• Adequate predictive validity of the 4 items of the VABS (Playing, Following Instruction, Beginning to Talk, and Interactive Speech) to correctly classify 60% of children with other NDD. (Wilks’ λ = 0.75; χ2 [4]= 13.94; p = .007)

Attention deficit/hyperactivity disorder (ADHD) and Specific Learning Disability (SLD): (Balboni et al., 2017; n = 170, Age range 5-14 years; Italian sample)

  • Adequate classification capacity of the 4 item subset of the VABS (Listening and attending, Expressing complex ideas, Social communication, and Following instructions) to correctly classify 87.5% of children with ADHD. (Wilks’ λ = 0.43; χ2 [4]= 37.37; p < 0.001, sensitivity and specificity were both 87.5%) (Balboni et al., 2017).
  • Adequate classification capacity of the 3 item subset of the VABS (Reading skills, Writing skills, and Times and dates) to correctly classify 67.7% of children with SLD. (Wilks’ λ = 0.84; χ2[4] = 20.90; p < 0.001, sensitivity was 70.2% and specificity was 67.7%) (Balboni et al., 2017).

 

Construct Validity

Convergent Validity:

Children and Adolescents with Intellectual Disability: (de Bildt et al., 2005)

  • Excellent: convergent validity of the VABS when compared to scores on the SRZ subscales (r = .93 in the total sample, .89 in the moderate/severe subgroup)

Children and Teens with Autism Spectrum Disorder: (Perry & Factor, 1989)

  • Excellent correlations with IQ and MA (correlation coefficient = 0.76 and .70 respectively)

 

Discriminant validity:

Children and Adolescents with Intellectual Disability: (de Bildt et al., 2005)

  • Poor: discriminant validity of the VABS when compared to IQ scores (r = .65 for Profound Severity)
  • Adequate to excellent: discriminant validity when compared to IQ scores (r = .36 for Mild Severity, r = .18 for Moderate Severity)
  • Excellent: discriminant validity when compared to Child Behavior Checklist and Developmental Behavior Checklist, both of which measure problem behavior (r = -.18 and -.30 respectively)
  • Adequate: discriminant validity when compared to The Scale of Pervasive Developmental Disorder in Mentally Retarded Persons, the Autism Behavior Checklist, the Autism Diagnostic Interview, and the Autism Diagnostic Observation Schedule, all of which measure PDD behavior (r =-.36, -.53, -.38, and -.49 respectively)

Intellectual Disability

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Construct Validity

Discriminant validity:

Intellectual Disability and Associated Disorder: (Balboni, Pedrabissi, Molteni & Villa, 2001; n = 226; Mean Age = 17.76 (12.38); Severity of Mild to Profound mental retardation; Italian-speaking sample)

  • VABS Expanded Form domains showed “good” discriminant validity between each area of adaptive behavior (i.e., motor, communication, social). Researchers used multivariate analysis to compare scores of participants with ID and an associated motor, communication, or social behavior disorder to scores of a matched control participant with only ID. Experimental participants were found to have significantly lower scores compared to matched participants only in the scales of adaptive behavior related to their associated disorder (motor: p﹤.001, communication: p﹤.001, social behavior: p = .01). No other measure of discriminant validity was reported.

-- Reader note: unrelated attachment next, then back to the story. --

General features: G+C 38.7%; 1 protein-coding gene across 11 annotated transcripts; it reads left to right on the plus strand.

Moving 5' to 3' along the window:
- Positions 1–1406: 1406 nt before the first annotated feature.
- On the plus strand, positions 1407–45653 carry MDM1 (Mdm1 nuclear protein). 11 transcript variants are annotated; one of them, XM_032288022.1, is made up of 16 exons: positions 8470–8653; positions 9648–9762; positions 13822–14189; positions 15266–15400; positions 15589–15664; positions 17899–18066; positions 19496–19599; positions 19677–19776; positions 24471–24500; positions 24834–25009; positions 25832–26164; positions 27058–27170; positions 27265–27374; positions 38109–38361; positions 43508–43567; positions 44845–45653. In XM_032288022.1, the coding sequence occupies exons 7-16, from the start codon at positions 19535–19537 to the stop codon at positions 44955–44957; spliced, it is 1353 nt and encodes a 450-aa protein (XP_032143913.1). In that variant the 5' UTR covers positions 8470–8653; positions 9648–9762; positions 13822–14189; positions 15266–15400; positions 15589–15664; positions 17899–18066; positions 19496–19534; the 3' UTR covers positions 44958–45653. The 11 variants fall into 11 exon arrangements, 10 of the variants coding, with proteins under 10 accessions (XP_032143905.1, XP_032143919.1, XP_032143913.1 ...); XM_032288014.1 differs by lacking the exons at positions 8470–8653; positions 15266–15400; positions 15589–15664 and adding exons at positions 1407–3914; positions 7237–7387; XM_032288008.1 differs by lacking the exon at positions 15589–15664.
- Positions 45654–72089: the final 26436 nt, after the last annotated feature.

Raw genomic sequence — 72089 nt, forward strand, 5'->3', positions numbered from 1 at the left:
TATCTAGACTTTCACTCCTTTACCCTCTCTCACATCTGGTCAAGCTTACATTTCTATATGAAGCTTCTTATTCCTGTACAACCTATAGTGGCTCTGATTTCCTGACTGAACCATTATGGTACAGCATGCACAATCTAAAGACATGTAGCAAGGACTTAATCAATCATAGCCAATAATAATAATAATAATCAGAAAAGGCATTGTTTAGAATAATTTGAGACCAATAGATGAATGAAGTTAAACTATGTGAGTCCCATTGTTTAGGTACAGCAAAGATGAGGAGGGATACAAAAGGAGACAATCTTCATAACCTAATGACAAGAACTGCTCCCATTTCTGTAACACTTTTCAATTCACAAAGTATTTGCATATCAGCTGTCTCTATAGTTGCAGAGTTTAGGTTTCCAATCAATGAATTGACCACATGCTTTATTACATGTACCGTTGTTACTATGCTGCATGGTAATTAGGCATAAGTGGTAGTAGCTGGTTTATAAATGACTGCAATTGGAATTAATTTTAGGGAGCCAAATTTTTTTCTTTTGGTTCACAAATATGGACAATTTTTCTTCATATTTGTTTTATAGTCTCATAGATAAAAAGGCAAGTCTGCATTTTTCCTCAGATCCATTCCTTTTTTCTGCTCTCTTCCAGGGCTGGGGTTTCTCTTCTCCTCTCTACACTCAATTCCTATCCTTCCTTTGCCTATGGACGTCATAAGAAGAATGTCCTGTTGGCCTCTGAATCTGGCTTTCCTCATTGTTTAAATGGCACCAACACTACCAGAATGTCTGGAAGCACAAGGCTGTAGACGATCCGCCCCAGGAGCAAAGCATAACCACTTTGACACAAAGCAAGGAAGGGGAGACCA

Bibliography

Balboni, G., Incognito, O., Belacchi, C., Bonichini, S., & Cubelli, R. (2017). Vineland-II adaptive behavior profile of children with attention-deficit/hyperactivity disorder or specific learning disorders. Research in developmental disabilities, 61, 55-65.

Balboni, G., Pedrabissi, L., Molteni, M., & Villa, S. (2001). Discriminant validity of the Vineland Scales: Score profiles of individuals with mental retardation and a specific disorder. American Journal on Mental Retardation, 106(2), 162-172.

Balboni, G., Tasso, A., Muratori, F., & Cubelli, R. (2016). The Vineland-II in Preschool Children with Autism Spectrum Disorders: An Item Content Category Analysis. Journal of Autism and Developmental Disorders,46(1), 42-52. doi:10.1007/s10803-015-2533-3

Carter, A.S., Volkmar, F.R., Sparrow, S.S., Wang, J., Lord, C., Dawson, G., Fombonne, E., Loveland, K., Mesibov, G., and Schopler, E. (1998). The Vineland Behavior Scales: Supplementary norms for individuals with autism. Journal of autism and developmental disorders, 28(4), 287-302.

Chatham, C. H., Taylor, K. I., Charman, T., Liogier D'Ardhuy, X., Eule, E., Fedele, A., ... & San Jose Caceres, A. (2018). Adaptive behavior in autism: Minimal clinically important differences on the Vineland‐II. Autism Research, 11(2), 270-283.

de Bildt, A., Kraijer, D., Sytema, S., & Minderaa, R. (2005). The psychometric properties of the Vineland Adaptive Behavior Scales in children and adolescents with mental retardation. Journal of autism and developmental disorders, 35(1), 53-62.

Pearson. (2019). Vineland Adaptive Behavior Scales | Third Edition. Retrieved April 23, 2019, from https://www.pearsonassessments.com/store/usassessments/en/Store/Professional-Assessments/Behavior/Adaptive/Vineland-Adaptive-Behavior-Scales-|-Third-Edition/p/100001622.html
Resources: Vineland Publication Summary (2016), Vineland-3 Brochure (2018)

Goldberg, M. R., Dill, C. A., Shin, J. Y., & Nhan, N. V. (2009). Reliability and validity of the Vietnamese Vineland Adaptive Behavior Scales with preschool-age children. Research in Developmental Disabilities, 30(3), 592-602.

Perry, A., & Factor, D. C. (1989). Psychometric validity and clinical usefulness of the Vineland Adaptive Behavior Scales and the AAMD Adaptive Behavior Scale for an autistic sample. Journal of autism and developmental disorders, 19(1), 41-55.

Royal College of Psychiatrists. (2001). DC-LD: Diagnostic criteria for psychiatric disorders for use with adults with learning disabilities/mental retardation (Occasional paper OP48). London: Gaskell.

Sparrow, S. S., Balla, D. A., & Cicchetti, D. V. (1984). Vineland adaptive behavior scales: Interview edition: Expanded form manual. Circle Pines, MN: American Guidance Service.

World Health Organization. (1994). Pocket guide to the ICD-10 classification of mental and behavioral disorders. London: Churchill Livingstone.